Tourism

Ugandans increase the number of visitors to Queen Elizabeth National Park.

Since the relaxation of the COVID-19 lockdown restrictions in Uganda, the number of domestic tourists visiting Queen Elizabeth National Park has increased dramatically.

Following the onset of COVID-19, the industry was severely harmed by both local and international lockdown restrictions, which included a ban on inter-district mobility and the suspension of international flights.

According to data obtained from the national park, the last three months have been the busiest, with more than 100 local tourists visiting the tourist sites, the greatest number in several years.

The most popular savanna park in Uganda, Queen Elizabeth National Park, is the finest spot to watch lions and prides in a wide array of habitats, including lakes, savannah grasslands, woods, and wetlands, which are home to the country’s largest variety of large mammals.

The surge, according to Stephen Nyadru, Assistant Tourism Warden at Queen Elizabeth National Park, is due to incentives offered to local tourists following the easing of the COVID-19 lockdown restrictions. Park service fees will be reduced by 50% as part of the incentives.

Nyadru also told URN that the pandemic, which has knocked the tourism industry to its knees, has forced them to refocus their efforts on domestic tourism.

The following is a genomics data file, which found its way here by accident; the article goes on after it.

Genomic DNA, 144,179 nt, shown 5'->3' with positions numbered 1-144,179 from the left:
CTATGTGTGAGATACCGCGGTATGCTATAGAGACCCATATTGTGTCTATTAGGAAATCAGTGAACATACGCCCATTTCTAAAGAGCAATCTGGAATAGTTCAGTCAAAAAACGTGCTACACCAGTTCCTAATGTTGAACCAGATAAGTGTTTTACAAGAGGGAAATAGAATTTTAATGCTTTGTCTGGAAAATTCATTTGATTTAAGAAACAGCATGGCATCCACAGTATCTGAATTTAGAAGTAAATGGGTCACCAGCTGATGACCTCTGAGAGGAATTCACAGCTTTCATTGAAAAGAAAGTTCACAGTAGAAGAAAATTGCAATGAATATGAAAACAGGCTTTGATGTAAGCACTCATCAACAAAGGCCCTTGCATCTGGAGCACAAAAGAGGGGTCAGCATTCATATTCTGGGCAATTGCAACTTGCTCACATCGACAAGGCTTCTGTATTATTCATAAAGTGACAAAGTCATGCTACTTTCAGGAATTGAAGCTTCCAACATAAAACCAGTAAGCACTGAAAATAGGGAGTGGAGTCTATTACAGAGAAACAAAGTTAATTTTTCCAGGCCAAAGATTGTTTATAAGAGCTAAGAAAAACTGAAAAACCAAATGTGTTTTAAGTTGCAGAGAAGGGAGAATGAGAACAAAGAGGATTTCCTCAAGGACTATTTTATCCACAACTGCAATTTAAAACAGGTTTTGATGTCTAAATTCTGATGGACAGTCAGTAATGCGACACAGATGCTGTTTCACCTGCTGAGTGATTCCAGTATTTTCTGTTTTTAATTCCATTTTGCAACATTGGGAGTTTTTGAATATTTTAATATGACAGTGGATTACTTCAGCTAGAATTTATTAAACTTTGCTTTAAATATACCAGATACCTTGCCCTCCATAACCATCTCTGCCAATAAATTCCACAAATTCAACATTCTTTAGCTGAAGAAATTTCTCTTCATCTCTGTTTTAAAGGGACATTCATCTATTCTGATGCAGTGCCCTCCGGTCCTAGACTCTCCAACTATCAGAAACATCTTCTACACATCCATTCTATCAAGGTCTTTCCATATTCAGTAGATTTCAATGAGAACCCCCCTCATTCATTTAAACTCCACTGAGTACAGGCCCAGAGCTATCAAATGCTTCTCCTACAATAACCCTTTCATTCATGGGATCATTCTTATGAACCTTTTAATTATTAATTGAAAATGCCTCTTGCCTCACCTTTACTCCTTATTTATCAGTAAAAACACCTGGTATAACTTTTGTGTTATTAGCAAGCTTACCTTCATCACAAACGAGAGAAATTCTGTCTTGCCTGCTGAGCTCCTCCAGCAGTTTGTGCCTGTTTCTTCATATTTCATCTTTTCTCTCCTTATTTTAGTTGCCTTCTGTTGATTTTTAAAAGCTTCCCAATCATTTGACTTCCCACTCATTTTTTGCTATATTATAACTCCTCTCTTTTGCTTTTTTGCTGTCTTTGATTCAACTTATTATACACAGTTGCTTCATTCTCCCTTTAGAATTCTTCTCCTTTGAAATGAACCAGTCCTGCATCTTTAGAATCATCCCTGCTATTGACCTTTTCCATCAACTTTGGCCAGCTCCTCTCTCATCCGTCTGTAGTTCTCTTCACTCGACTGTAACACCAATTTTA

According to Raymond Kato, an ecologist at Queen Elizabeth National Park, the park’s lack of a thriving tourism industry has allowed species to recolonize their natural grazing zones. This means that the number of species has substantially grown, which is good news for visitors to the park.

Marion Ninsiima, a local tourist who spent two days in Mweya, says she chose to visit the park after seeing advertisements for it on social media. She does, however, believe that the tourist industry has to raise awareness about why Ugandans should tour and learn about what they don’t know.

Another Ugandan tourist, Ian Rubahamya, recognizes that many Ugandans are unaware of their country’s rich natural treasures. He wants national parks to provide incentives to encourage locals to visit.

According to Gideon Tawebya, a park neighbor, the increase in tourists has boosted local tourism-related companies as well. According to him, enterprises such as craft shops and entertainment have had significantly more money in the last three months than in the previous two years.

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